Theater Contraction is Inevitable

I have been openly short and down on the movie theater business on Stocktwits since May 2017. I’ve been asked by a number of people both online and in real life about why I have this opinion so I am going to detail my basis for the theory that will, in my opinion, lead to the title of the article.

My landing on movie theater companies was due to a couple of situations. I had already made 650% earlier this year on National Cinemedia, (NCMI), June $10 puts, (this was detailed in my posts on Stocktwits real time), which made me wonder if the advertising revenue in theaters dropping maybe was the canary in the coal mine for the whole industry. I was also short a number of Mall REITS and I was looking for a second level to the trade, something that wasn’t so prevalent in the headlines. What I discovered became  my current biggest position, owning puts on Regal (RGC), and Cinemark (CNK).

(For all intents and purposes if I refer to being “short” I am referring to being long puts, which as you most all know typically appreciate in value as the underlying equity depreciates in value.)

I thought that Regal and Cinemark’s charts should look just like Mall REIT charts, all basically a downward funnel towards the bottom right of whatever chart you look at, however what I found wasn’t anything at all like that. (This is as of May 2017 btw, and all these stock quotes are estimated).

Regal had gone from $21~ a share to about $22 from 5/1/16 to 5/1/17, so not only did it fail to look like an ugly Mall REIT chart it went up nearly 5% for the preceding 12 months. Cinemark was even more shocking, it went from $35~ a share to about $43.50 a share in the same time frame, which is a gain of almost 25% that 12 months! That was my first indication that I was ahead of the masses on the trade, and it made me look much more closely. I also reviewed IMAX and AMC too, but I felt that their balance sheets were stronger than Regal’s and their stocks had already been punished more than Cinemark’s or Regal’s which led me to start with Regal puts.

After careful review of Regal’s balance sheet, they had an estimated shareholder equity position of -$800m, they had declining box office attendance, a lot of debt, and a 17.9% ownership of the common stock in NCMI. I felt that Regal’s ability to handle any rocky spots financially was the lowest of all it’s peers so Regal became my main target.

My first purchase was $20 Oct puts in early May, Regal was almost $22 a share then, and the puts were only $.85. I added Jan $17.50 puts for $.50, (now @ $3.30), on an up day for Regal in June, then once I felt like the wheels were partially coming off just a few weeks ago I added Jan $15 puts for believe it or not $.35 a share. In the past week when Regal spiked up a bit I took off between 30-50% of each of those three put positions and rolled most of the funds into Cinemark $25 puts for March, and $12.50 puts for Regal for both Oct and April expiration.

With regard to my Cinemark holdings, I bought March $30 puts for $.85 in mid August, and just last week added the March $25 puts from my Regal proceeds. The profit from my original Regal positions have netted me what is now close to a free roll, meaning almost my entire theater short position is from the profit on those first 3 batches of Regal puts.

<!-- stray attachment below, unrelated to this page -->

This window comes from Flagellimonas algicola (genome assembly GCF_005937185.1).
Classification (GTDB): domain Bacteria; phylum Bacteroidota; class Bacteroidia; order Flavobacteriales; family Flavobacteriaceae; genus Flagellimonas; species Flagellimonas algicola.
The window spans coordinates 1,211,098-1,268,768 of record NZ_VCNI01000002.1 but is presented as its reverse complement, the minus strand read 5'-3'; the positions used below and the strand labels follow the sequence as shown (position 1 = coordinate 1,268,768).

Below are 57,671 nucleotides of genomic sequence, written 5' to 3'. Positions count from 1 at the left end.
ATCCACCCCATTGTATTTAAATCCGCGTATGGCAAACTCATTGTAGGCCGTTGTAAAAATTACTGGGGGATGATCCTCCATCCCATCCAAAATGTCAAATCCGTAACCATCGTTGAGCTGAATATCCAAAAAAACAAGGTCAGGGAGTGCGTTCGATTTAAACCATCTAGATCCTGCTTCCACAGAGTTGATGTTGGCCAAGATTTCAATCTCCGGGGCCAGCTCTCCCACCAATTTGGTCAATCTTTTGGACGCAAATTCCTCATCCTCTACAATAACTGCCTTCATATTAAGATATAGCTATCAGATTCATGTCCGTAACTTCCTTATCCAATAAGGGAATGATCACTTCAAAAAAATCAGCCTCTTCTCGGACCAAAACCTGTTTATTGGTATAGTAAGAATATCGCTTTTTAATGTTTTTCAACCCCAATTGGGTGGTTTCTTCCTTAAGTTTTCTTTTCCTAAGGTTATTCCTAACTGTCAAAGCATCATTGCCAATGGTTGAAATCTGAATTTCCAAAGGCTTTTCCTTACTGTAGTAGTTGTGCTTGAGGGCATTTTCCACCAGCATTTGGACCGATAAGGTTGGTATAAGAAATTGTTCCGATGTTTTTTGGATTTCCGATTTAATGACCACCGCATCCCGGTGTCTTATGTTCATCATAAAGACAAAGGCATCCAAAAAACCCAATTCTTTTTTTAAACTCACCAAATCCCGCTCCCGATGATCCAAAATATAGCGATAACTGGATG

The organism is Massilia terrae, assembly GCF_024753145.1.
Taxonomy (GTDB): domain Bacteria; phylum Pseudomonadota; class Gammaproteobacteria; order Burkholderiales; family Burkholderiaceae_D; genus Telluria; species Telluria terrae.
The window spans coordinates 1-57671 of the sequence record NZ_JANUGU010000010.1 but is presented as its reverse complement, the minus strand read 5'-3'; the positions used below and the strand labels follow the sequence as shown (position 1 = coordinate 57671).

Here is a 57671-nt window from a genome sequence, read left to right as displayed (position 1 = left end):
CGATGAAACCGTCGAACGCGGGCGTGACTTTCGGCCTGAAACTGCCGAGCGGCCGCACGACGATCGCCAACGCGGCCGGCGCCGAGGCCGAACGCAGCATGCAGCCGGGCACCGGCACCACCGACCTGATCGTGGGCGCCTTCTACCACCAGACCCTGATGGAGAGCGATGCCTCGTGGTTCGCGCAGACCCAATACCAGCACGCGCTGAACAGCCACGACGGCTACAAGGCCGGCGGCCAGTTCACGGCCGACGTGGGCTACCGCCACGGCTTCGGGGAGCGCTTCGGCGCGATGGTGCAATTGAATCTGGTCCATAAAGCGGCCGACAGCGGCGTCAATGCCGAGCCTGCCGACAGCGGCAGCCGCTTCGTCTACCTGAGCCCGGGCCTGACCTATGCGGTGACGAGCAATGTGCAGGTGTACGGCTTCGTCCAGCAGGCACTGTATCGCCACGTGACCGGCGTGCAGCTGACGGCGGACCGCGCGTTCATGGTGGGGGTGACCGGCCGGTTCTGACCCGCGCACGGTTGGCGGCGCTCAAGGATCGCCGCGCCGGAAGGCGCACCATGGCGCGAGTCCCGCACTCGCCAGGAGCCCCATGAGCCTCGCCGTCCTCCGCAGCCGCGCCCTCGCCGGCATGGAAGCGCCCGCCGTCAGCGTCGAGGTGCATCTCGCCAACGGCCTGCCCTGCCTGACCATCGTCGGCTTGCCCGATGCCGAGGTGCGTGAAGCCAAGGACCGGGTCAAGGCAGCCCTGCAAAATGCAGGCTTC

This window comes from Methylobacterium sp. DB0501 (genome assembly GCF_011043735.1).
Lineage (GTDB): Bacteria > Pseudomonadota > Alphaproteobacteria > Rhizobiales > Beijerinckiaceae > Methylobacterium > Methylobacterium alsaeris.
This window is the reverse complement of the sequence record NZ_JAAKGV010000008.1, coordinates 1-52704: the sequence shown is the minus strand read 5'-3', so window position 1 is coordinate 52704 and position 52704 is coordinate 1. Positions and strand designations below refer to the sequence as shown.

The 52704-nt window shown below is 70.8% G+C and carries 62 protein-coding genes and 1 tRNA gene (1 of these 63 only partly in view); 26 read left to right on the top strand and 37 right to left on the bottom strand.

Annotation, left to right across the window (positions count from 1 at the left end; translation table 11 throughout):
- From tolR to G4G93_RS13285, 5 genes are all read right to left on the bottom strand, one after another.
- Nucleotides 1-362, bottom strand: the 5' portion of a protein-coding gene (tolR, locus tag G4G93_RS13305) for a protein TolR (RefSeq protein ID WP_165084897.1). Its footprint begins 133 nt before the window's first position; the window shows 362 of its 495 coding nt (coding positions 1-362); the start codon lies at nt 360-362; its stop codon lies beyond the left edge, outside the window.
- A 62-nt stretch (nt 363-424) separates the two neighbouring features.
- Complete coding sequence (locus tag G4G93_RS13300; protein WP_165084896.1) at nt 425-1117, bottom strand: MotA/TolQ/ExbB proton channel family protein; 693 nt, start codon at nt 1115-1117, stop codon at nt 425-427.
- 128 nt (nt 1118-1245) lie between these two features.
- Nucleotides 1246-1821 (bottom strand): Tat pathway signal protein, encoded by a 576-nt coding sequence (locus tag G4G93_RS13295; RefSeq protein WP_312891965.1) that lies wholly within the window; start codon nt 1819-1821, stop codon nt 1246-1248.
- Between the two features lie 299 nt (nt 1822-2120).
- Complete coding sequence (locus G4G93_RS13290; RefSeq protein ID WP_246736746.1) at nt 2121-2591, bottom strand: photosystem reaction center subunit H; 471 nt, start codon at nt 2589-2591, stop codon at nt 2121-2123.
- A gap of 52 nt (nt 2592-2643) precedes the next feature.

Now if you made it this far you are going to get the good stuff…The fundamental reasons why I loved this short to start and love it even more now are…

  1. Malls and strip malls have less traffic than ever, and lots of theaters are in these places. Not good.
  2. There is an epic assault on the theater concept, Amazon Video, Youtube, Netflix, Apple TV, Hulu, and on and on. The movie goer has a finite amount of time and money and the theater has more competition than ever.
  3. Raising ticket and concession prices is an unsustainable model. You cannot simply raise prices on a decreasing audience indefinitely, see Economics 101 at your local college.
  4. Regal owned 27,600,000~ shares of NCMI at the end of Q2. This position has lost $57,408,000 just since the end of Q2 on June 30th! This will wipe out about a whole quarters profits and they need to address this instead of burying it on a 10-Q!
  5. Cinemark owns even more as of their last 10-Q, 27,871,862 shares. That means Cinemark has lost $57,973,000~ just this quarter on it’s NCMI holdings.
  6. Both Regal and Cinemark will have to quantify these, at the moment, on paper losses and if you look at what happened to AMC when they quantified their NCMI losses I am expected a 20-25% drop in a day for Regal and Cinemark when they do that.
  7. Some of my reasons were technical on the charts. Both Regal and Cinemark would find little support if they did break through their recent lows in my opinion and that is exactly what has happened.


In closing I wanted to say that I literally have two net short positions in my portfolio, and they are the two ones mentioned above. I am an optimist, I am a cup half full type of guy. I have numerous long positions, and if you look at my original posts of Stocktwits I accurately called a number of bullish situations too. This movie theater situation is just a Goldilocks scenario to be short in my opinion. In five years will there be more movie theaters or less? Can theaters be profitable enough to pay 4%+ dividends like they do now? Will the average family fork out $60-100 for a trip to the movies when they can get an entire month of Netflix for ten bucks with all you can eat and drink at home?

I know that there might be a pop, or even a run up in RGC and CNK, and this may turn into a bad trade. The only thing I may be missing is the timing, for without any question in the world, Movie Theater contraction will occur, it is a certainty. Good luck out there-



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